Controlled foreign corporation

Controlled foreign corporation

Controlled foreign corporation (CFC) rules are features of an income tax system designed to limit artificial deferral of tax by using offshore low taxed entities. The rules are needed only with respect to income of an entity that is not currently taxed to the owners of the entity. Generally, certain classes of taxpayers must include in their income currently certain amounts earned by foreign entities they or related persons control.

Base erosion and profit shifting

Base erosion and profit shifting

Base erosion and profit shifting (BEPS) refers to corporate tax planning strategies used by multinationals to "shift" profits from higher-tax jurisdictions to lower-tax jurisdictions or no-tax locations where there is little or no economic activity, thus "eroding" the "tax-base" of the higher-tax jurisdictions using deductible payments such as interest or royalties. For the government, the tax base is a company's income or profit. Tax is levied as a percentage on this income/profit. When that income / profit is transferred to another country or tax haven, the tax base is eroded and the company does not pay taxes to the country that is generating the income. As a result, tax revenues are reduced and the government is detained. The Organization for Economic Co-operation and Development (OECD) define BEPS strategies as "exploiting gaps and mismatches in tax rules". While some of the tactics are illegal, the majority are not. Because businesses that operate across borders can utilize BEPS to obtain a competitive edge over domestic businesses, it affects the righteousness and integrity of tax systems. Furthermore, it lessens deliberate compliance, when taxpayers notice multinationals legally avoiding corporate income taxes. Because developing nations rely more heavily on corporate income tax, they are disproportionately affected by BEPS.

Repatriation tax holiday

Repatriation tax holiday

A repatriation tax holiday is a tax holiday specifically directed towards individuals and businesses in one country who repatriate to that country income earned in other countries. The theory supporting such an action is that multinational companies headquartered in one country, but which earn income in a second country will be unlikely to bring income from the second country back to their home country if high taxes will be assessed on this income when it is brought back. By allowing those companies to bring income back to the home country at a reduced tax rate, money will be injected into the economy of the home country that otherwise would remain in the second country.

Foreign tax credit

Foreign tax credit

A foreign tax credit (FTC) is generally offered by income tax systems that tax residents on worldwide income, to mitigate the potential for double taxation. The credit may also be granted in those systems taxing residents on income that may have been taxed in another jurisdiction. The credit generally applies only to taxes of a nature similar to the tax being reduced by the credit and is often limited to the amount of tax attributable to foreign source income. The limitation may be computed by country, class of income, overall, and/or another manner.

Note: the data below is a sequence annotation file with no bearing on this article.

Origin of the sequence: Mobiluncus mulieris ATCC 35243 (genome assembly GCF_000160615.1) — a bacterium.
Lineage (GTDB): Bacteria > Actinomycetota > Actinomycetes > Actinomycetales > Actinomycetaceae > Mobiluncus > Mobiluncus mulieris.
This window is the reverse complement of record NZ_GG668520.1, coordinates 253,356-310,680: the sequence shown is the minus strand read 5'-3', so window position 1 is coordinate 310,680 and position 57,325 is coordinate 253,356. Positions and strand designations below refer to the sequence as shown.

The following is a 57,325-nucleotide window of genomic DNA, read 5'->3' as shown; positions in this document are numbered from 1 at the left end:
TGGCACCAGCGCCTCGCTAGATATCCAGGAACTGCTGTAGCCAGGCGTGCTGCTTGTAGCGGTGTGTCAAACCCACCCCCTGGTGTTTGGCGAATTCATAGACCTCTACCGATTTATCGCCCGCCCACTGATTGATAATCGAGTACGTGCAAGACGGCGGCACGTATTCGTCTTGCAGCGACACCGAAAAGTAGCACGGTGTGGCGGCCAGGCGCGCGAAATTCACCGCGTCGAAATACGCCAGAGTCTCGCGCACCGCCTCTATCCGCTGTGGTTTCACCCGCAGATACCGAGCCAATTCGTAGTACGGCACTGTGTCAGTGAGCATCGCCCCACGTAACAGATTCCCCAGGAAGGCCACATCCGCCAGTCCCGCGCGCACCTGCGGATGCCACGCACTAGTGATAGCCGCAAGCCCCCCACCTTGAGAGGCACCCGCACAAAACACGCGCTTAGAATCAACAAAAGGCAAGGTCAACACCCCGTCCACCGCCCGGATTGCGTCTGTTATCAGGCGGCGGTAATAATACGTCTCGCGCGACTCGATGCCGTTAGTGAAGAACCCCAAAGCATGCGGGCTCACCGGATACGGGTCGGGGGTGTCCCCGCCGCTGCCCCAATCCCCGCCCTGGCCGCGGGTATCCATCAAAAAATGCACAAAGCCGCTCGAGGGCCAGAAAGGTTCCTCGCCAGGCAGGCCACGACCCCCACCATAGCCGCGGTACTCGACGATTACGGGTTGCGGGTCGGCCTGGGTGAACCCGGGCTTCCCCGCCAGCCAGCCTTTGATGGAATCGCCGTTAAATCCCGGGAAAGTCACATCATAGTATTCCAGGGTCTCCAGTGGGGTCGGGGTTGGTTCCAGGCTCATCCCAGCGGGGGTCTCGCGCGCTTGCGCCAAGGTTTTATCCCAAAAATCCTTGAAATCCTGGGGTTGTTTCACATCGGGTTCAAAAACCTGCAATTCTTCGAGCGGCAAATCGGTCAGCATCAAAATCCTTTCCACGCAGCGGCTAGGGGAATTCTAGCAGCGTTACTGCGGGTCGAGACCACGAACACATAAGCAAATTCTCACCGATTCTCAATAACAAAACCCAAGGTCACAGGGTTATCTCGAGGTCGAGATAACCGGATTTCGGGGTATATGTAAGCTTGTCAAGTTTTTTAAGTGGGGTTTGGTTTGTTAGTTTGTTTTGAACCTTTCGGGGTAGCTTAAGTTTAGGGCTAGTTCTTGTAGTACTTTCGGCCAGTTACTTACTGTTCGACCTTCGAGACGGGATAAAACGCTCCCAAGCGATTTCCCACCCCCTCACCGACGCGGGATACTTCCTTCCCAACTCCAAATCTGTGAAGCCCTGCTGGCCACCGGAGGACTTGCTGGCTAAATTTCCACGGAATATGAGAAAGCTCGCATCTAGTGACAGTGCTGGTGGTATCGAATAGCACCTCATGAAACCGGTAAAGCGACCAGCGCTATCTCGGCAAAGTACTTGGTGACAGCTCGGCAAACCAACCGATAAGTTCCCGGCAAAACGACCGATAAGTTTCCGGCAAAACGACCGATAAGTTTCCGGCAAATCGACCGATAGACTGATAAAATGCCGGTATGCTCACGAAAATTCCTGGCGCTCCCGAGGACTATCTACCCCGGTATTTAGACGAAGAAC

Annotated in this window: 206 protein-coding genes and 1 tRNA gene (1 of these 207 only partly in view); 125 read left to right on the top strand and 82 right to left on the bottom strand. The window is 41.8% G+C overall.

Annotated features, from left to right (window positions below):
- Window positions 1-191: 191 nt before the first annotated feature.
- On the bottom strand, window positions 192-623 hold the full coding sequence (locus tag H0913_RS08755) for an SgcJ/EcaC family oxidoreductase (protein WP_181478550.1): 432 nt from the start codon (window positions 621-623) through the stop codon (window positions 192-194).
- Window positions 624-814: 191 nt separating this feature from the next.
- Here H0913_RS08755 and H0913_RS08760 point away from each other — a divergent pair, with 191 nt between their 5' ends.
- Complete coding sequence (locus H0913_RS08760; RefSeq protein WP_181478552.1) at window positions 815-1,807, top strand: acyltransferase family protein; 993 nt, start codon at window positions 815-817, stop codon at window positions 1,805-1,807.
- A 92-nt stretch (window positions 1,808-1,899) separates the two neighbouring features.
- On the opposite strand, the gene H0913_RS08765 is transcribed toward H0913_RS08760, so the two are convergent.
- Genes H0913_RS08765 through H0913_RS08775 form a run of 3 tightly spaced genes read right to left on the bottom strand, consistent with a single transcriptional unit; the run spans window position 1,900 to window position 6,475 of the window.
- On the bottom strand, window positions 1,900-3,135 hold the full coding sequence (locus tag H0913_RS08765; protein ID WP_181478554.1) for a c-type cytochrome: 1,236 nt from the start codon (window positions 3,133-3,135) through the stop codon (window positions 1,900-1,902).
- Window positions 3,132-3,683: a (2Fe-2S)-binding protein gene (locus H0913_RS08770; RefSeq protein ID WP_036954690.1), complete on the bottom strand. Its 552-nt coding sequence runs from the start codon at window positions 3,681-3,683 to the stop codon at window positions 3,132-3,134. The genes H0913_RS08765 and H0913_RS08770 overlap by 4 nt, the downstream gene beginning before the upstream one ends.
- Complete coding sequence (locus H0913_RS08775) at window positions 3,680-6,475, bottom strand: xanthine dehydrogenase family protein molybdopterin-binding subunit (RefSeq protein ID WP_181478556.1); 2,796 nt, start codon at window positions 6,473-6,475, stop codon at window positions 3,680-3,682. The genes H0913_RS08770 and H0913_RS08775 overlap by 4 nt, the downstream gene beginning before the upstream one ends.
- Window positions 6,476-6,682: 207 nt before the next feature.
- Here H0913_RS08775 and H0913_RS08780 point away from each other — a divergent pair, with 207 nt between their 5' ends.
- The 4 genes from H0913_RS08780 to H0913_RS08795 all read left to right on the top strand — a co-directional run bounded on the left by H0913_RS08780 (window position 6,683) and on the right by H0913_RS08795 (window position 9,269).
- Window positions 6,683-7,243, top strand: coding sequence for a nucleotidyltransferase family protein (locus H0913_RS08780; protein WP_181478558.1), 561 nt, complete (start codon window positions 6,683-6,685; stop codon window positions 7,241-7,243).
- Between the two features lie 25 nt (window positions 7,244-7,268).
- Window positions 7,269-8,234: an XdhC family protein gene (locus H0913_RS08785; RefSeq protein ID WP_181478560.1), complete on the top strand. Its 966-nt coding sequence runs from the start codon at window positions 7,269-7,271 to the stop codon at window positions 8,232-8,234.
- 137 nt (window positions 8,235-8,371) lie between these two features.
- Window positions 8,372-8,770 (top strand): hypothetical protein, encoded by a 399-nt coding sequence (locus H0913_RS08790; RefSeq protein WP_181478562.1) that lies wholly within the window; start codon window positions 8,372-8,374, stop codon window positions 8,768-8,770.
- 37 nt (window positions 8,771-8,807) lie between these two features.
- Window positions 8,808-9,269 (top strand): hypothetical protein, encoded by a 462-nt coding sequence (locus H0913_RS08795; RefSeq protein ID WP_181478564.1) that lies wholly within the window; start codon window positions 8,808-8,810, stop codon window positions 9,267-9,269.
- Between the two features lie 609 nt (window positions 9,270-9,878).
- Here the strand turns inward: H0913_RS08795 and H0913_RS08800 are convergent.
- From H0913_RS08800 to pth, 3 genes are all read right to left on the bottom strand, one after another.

Transfer pricing

Transfer pricing

In taxation and accounting, transfer pricing refers to the rules and methods for pricing transactions within and between enterprises under common ownership or control. Because of the potential for cross-border controlled transactions to distort taxable income, tax authorities in many countries can adjust intragroup transfer prices that differ from what would have been charged by unrelated enterprises dealing at arm’s length. The OECD and World Bank recommend intragroup pricing rules based on the arm’s-length principle, and 19 of the 20 members of the G20 have adopted similar measures through bilateral treaties and domestic legislation, regulations, or administrative practice. Countries with transfer pricing legislation generally follow the OECD Transfer Pricing Guidelines for Multinational Enterprises and Tax Administrations in most respects, although their rules can differ on some important details.

Alternatives and arrangements

For small corporations, registering a foreign subsidiary can be expensive and complex, involving fees, signatures, and forms;[41] a professional employer organization (PEO) is sometimes advertised as a cheaper and simpler alternative,[41] but not all jurisdictions have laws accepting these types of arrangements.[42]

Dispute resolution and arbitration

Disputes between corporations in different nations is often handled through international arbitration.

Theoretical background